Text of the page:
Author: A.C. Gaughen
Publication date: February 14, 2012
Publisher: Walker Childrens (Bloomsbury)
Many readers know the tale of Robin Hood, but they will be swept away by this new version full of action, secrets, and romance.
Posing as one of Robin Hood’s thieves to avoid the wrath of the evil Thief Taker Lord Gisbourne, Scarlet has kept her identity secret from all of Nottinghamshire. Only the Hood and his band know the truth: the agile thief posing as a whip of a boy is actually a fearless young woman with a secret past. Helping the people of Nottingham outwit the corrupt Sheriff of Nottingham could cost Scarlet her life as Gisbourne closes in.
It’s only her fierce loyalty to Robin—whose quick smiles and sharp temper have the rare power to unsettle her—that keeps Scarlet going and makes this fight worth dying for.
First line: No one really knows 'bout me.
Robin Hood was starting to feel like the fairytale that was retold too much to me. Robin is the hero, Robin is the villain, Robin is a secondary character in a contemporary novel, the protagonist is pulling a Robin Hood, there are Hood aspects to a story. I thought that with all the different Robin Hood variations in the world that surely, I wouldn't be too impressed with Gaughen's version.
Boy, was I wrong.
Instead of having Robin as the main character, he's a secondary character. Instead of having the main character be about crushing on Robin, she's one of his team members, a fellow thief. Right there, it's different. We've all heard about Robin and his merry men. The one I really remembered was John and he's there, but instead of having Will Scarlet be a boy, he is now a she under disguise as a he. Sounds trippy, but it's not. While Robin Hood is the hero among the people, Scarlet is the best thief and the one the girls like to swoon after, ironically enough.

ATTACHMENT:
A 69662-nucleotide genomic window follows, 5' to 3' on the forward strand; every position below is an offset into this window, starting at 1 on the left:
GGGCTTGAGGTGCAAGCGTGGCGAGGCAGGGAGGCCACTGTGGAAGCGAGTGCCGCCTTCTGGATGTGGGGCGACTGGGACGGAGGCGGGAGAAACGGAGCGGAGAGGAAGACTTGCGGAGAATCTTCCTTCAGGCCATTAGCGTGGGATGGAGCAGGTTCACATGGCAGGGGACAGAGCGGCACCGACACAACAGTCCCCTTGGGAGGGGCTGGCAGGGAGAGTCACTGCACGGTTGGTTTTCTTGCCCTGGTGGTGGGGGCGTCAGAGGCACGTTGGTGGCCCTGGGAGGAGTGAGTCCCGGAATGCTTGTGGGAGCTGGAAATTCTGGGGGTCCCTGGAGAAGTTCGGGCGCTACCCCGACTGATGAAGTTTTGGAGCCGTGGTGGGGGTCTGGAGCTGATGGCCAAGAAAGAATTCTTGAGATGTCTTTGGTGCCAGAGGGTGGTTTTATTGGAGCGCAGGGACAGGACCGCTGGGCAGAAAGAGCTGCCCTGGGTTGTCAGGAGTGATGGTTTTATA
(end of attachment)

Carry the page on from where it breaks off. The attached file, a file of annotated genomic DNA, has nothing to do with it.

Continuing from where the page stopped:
What I liked:
- Scarlet kicking butt. I'm all about girl power, whether it's from inner strength or physical strength, and she definitely had the outer kind. Wielding knives, rescuing people from prisons, thieving, and undermining powerful people. I wanted to cheer her on like the obnoxious guys in football stands.
- Much, one of Robin's Merry Men. We have John, Robin, Much, and Scarlet. Two of the three guys are crushing on Scarlet and Much is not one of them. I pictured him as a lovable, quiet guy with his disability and he gives you the feeling that you want to hug and protect him, but you know that he wouldn't appreciate it. Can we have more opposite sex platonic relationships, please?
- I might have been in turmoil for most of the ending and I really, really liked that feeling. I already have enough stress in my life and usually don't go seeking for it in my reading. However, sometimes it's great to feel that angst because you know you're invested. You care. You're enthralled. The author has officially captured your attention and your emotions and she's doing a fantastic job of weaving her story.
- John aka The Pusher. I call him The Pusher because I felt overwhelmed and claustrophobic just reading about him. At first, I was torn because I thought, "I love underdogs!" and I wanted to root for him despite Robin being the other side of the love triangle. My feelings for John quickly evaporated though because he pushed. And pushed. He invaded my personal space, which is so not good. Back off, John.
- Scarlet's speaking, which consisted of were instead of was, added character in the beginning, but then slowly became annoying. I think she was the only one who did that and honestly, I think she would have spoken correctly by then. SPOILER I so knew from the beginning that she was proper. I didn't necessarily figured her real name, but should've if I thought about it. END OF SPOILER.
- Robin was right, Scarlet played with everyone's emotions way too much. John would flirt with her, she would tell him to back off. He would kiss her, she would reciprocate. Scarlet ran back to Robin, he kept his distance, she went back to John. It was a frustrating cycle. At times, I was able to just enjoy this love triangle and holler for Robin to make his move. Other times, I wanted to slap some sense into Scarlet for being confusing and inconsiderate. Of course John wasn't going to back off if she kept giving mixed signals!
Really, I don't know why I waited so long to read this. I love retellings and Gaughen wrote this one very well. I immediately longed to have the sequel in my hands so maybe it was a good thing I waited to read this first book.